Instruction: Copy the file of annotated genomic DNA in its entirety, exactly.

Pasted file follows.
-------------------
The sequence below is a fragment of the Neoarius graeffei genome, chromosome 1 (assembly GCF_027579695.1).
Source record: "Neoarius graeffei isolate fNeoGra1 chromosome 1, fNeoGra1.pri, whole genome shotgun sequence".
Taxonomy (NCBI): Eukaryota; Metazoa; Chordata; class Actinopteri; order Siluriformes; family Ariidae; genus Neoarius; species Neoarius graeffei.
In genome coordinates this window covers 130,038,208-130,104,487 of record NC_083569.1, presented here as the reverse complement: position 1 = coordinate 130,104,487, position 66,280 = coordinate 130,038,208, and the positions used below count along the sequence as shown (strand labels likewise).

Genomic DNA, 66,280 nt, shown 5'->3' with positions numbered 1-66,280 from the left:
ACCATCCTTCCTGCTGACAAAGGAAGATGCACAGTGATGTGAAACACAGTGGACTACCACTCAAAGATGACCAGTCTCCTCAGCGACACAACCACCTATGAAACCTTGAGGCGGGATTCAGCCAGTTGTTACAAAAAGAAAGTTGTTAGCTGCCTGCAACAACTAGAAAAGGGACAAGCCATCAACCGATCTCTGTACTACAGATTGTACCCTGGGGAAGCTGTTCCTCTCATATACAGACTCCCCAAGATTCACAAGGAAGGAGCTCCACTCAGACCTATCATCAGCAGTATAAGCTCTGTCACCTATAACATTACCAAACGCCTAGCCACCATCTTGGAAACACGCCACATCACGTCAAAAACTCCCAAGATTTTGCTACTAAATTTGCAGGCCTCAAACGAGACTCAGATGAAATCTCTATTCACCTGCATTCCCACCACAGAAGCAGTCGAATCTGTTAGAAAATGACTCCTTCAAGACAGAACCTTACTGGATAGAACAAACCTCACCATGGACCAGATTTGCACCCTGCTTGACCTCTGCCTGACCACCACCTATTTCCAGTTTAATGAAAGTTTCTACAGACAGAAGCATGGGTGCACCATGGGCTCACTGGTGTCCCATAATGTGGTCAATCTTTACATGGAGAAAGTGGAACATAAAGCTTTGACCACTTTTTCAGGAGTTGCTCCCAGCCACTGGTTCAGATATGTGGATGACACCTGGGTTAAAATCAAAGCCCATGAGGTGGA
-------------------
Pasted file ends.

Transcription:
The sequence below is a fragment of the Neoarius graeffei genome, chromosome 1 (assembly GCF_027579695.1).
Source record: "Neoarius graeffei isolate fNeoGra1 chromosome 1, fNeoGra1.pri, whole genome shotgun sequence".
Taxonomy (NCBI): Eukaryota; Metazoa; Chordata; class Actinopteri; order Siluriformes; family Ariidae; genus Neoarius; species Neoarius graeffei.
In genome coordinates this window covers 130,038,208-130,104,487 of record NC_083569.1, presented here as the reverse complement: position 1 = coordinate 130,104,487, position 66,280 = coordinate 130,038,208, and the positions used below count along the sequence as shown (strand labels likewise).

Genomic DNA, 66,280 nt, shown 5'->3' with positions numbered 1-66,280 from the left:
ACCATCCTTCCTGCTGACAAAGGAAGATGCACAGTGATGTGAAACACAGTGGACTACCACTCAAAGATGACCAGTCTCCTCAGCGACACAACCACCTATGAAACCTTGAGGCGGGATTCAGCCAGTTGTTACAAAAAGAAAGTTGTTAGCTGCCTGCAACAACTAGAAAAGGGACAAGCCATCAACCGATCTCTGTACTACAGATTGTACCCTGGGGAAGCTGTTCCTCTCATATACAGACTCCCCAAGATTCACAAGGAAGGAGCTCCACTCAGACCTATCATCAGCAGTATAAGCTCTGTCACCTATAACATTACCAAACGCCTAGCCACCATCTTGGAAACACGCCACATCACGTCAAAAACTCCCAAGATTTTGCTACTAAATTTGCAGGCCTCAAACGAGACTCAGATGAAATCTCTATTCACCTGCATTCCCACCACAGAAGCAGTCGAATCTGTTAGAAAATGACTCCTTCAAGACAGAACCTTACTGGATAGAACAAACCTCACCATGGACCAGATTTGCACCCTGCTTGACCTCTGCCTGACCACCACCTATTTCCAGTTTAATGAAAGTTTCTACAGACAGAAGCATGGGTGCACCATGGGCTCACTGGTGTCCCATAATGTGGTCAATCTTTACATGGAGAAAGTGGAACATAAAGCTTTGACCACTTTTTCAGGAGTTGCTCCCAGCCACTGGTTCAGATATGTGGATGACACCTGGGTTAAAATCAAAGCCCATGAGGTGGA